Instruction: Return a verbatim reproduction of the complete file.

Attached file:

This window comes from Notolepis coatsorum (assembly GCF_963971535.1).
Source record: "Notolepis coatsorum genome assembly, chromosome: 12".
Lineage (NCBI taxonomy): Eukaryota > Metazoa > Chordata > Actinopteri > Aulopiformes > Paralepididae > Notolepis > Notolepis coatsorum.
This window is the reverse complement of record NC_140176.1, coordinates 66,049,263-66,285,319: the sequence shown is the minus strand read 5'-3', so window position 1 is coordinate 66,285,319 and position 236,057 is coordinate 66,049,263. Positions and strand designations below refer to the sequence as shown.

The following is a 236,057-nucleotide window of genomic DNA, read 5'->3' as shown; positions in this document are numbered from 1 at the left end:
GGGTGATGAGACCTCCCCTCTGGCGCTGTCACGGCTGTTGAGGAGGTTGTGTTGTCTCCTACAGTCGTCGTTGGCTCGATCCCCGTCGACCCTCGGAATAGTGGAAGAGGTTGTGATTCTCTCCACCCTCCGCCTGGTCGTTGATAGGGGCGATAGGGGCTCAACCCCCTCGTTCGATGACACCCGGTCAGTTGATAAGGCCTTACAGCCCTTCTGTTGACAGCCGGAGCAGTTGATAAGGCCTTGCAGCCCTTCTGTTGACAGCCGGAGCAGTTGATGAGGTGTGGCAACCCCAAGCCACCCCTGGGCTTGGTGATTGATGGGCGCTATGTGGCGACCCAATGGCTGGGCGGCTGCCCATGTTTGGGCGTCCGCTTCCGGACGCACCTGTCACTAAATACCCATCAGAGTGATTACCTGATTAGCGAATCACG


This window comes from Notolepis coatsorum (assembly GCF_963971535.1).
Source record: "Notolepis coatsorum genome assembly, chromosome: 12".
Lineage (NCBI taxonomy): Eukaryota > Metazoa > Chordata > Actinopteri > Aulopiformes > Paralepididae > Notolepis > Notolepis coatsorum.
This window is the reverse complement of record NC_140176.1, coordinates 66,049,263-66,285,319: the sequence shown is the minus strand read 5'-3', so window position 1 is coordinate 66,285,319 and position 236,057 is coordinate 66,049,263. Positions and strand designations below refer to the sequence as shown.

The following is a 236,057-nucleotide window of genomic DNA, read 5'->3' as shown; positions in this document are numbered from 1 at the left end:
GGGTGATGAGACCTCCCCTCTGGCGCTGTCACGGCTGTTGAGGAGGTTGTGTTGTCTCCTACAGTCGTCGTTGGCTCGATCCCCGTCGACCCTCGGAATAGTGGAAGAGGTTGTGATTCTCTCCACCCTCCGCCTGGTCGTTGATAGGGGCGATAGGGGCTCAACCCCCTCGTTCGATGACACCCGGTCAGTTGATAAGGCCTTACAGCCCTTCTGTTGACAGCCGGAGCAGTTGATAAGGCCTTGCAGCCCTTCTGTTGACAGCCGGAGCAGTTGATGAGGTGTGGCAACCCCAAGCCACCCCTGGGCTTGGTGATTGATGGGCGCTATGTGGCGACCCAATGGCTGGGCGGCTGCCCATGTTTGGGCGTCCGCTTCCGGACGCACCTGTCACTAAATACCCATCAGAGTGATTACCTGATTAGCGAATCACG